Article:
Another missive from the busy trap. This one comes from Brigid Schulte’s book, Overwhelmed: Work, Love, and Play When No One Has the Time. In the age of humblebragging, about the achievements you’ve undergone, the vacations you’ve eye-rollingly sped through, the go-gurt you’ve got jammed in the glove compartment, Schulte reminds us that this talk is all about the righteousness of purpose which, in the modern parlance, is held up by the metric of time. And, she notes, it’s not just for the frenzied East Coast corporate lawyer–people in North Dakota are crunched, too. She takes a trip to Fargo (the real Fargo) to see more. She goes to lunch with stress “focus group leader” Ann Burnett and her mentees (including Deb Dawson).

9780374228446_custom-cb1b86eeea6a807d2c6903a1b0e74d593bdd6b0e-s99-c85As the fried cheese poppers and Diet Coke arrive, Burnett asks the group she’s convened what drives their busyness. Being busy makes them feel productive and important, they say. Admitting you take time for yourself is tantamount to a show of weakness. The thought of leisure time makes them feel…guilty.

“It’s like everything has to have a purpose,” muses Dawson, fifty-nine, marveling at how the leisure of so many retired people she knows sounds so exhausting, all the golf they make a point of telling her they play, the traveling they do. “Maybe it justifies how you spend your time. When you’re busy, you’re saying, ‘This is who I am. I’m doing something important. I’m not just taking up space on Earth.'”

Dawson has five children, has written a memoir, made a film, runs a charity for orphans in Sudan, and travels to Africa. She used to go to the massive stone Presbyterian church downtown, as did her parents, grandparents, and great-parents. It’s only a block from her condo. She wonders if she might feel a little calmer if she went, “being in a place of God where you can regain perspective about your place in the world,” she says, “Yet I don’t seek it out. Because I’m too busy.”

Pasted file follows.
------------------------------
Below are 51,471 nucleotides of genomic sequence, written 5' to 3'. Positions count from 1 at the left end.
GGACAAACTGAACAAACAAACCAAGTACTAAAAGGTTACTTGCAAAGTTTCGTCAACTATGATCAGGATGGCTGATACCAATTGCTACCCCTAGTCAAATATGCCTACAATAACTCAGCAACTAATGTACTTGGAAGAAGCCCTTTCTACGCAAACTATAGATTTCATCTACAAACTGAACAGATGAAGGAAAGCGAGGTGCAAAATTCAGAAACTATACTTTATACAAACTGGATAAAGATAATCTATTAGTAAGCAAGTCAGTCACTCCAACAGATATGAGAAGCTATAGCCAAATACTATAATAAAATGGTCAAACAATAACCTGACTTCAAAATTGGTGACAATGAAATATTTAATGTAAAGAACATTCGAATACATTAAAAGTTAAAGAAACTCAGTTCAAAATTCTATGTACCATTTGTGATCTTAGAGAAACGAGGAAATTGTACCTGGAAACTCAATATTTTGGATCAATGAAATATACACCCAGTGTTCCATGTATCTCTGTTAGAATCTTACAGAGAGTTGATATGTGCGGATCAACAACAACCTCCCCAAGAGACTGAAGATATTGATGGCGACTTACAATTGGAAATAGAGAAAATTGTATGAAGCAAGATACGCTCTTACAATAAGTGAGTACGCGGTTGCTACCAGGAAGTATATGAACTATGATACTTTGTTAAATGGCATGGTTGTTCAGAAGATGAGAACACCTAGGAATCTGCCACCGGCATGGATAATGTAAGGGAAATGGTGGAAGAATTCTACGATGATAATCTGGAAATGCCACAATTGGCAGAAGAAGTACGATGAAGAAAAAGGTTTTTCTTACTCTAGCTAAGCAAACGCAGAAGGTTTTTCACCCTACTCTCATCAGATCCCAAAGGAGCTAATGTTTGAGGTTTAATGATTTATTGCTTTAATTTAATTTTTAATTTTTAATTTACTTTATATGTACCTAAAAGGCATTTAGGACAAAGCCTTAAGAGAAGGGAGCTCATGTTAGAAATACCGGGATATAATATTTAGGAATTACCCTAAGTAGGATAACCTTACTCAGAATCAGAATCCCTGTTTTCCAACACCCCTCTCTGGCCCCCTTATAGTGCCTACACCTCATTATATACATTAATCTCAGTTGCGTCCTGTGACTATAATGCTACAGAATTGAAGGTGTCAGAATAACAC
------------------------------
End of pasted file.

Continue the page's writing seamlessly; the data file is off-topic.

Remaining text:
On the other hand, there are countless families and individuals who do go to church (ahem), but do not find the calming spaciousness of “leisure”, but another check in another box, a leisure item completed in the good column. Leisure, as much as work, is liable to the laws of purposeful living. Maybe you’ve sat down after work recently, only to jitter back into motion, anxious about the ways you are not properly relaxing. What is to be done? Time’s badge of honor continues ticking away.

Schulte asks Ann Burnett what qualifies as an authentic use of time, with Christmas cards and family updates spiraling upward into the spheres of the competitive workplace. Burnett, who has cancer, drops a Heideggerian bomb in her lap:

“When you realize you’re going to die, you value your time more,” Burnett says.

“That’s depressing.”

“That,” Burnett says, “is living honestly and courageously in the moment. You’re able to step back, stop, smell the roses. Or realize the roses are even there. You recognize the past is gone. The future’s not set. You may still be busy, but you’re savoring every second of it.”

The German philosopher Martin Heidegger wrote that authentic living requires keeping both life and death in mind at all times, Burnett explains. He called it “dasein,” literally, human be-ing. Few of us are able to do it. It is, perhaps, only human nature to avoid at all costs thinking of life’s ultimate, unavoidable conclusion. Maybe that’s the attraction of busyness, she says. If we never have a moment to stop and think, we never have to face that terrifying truth.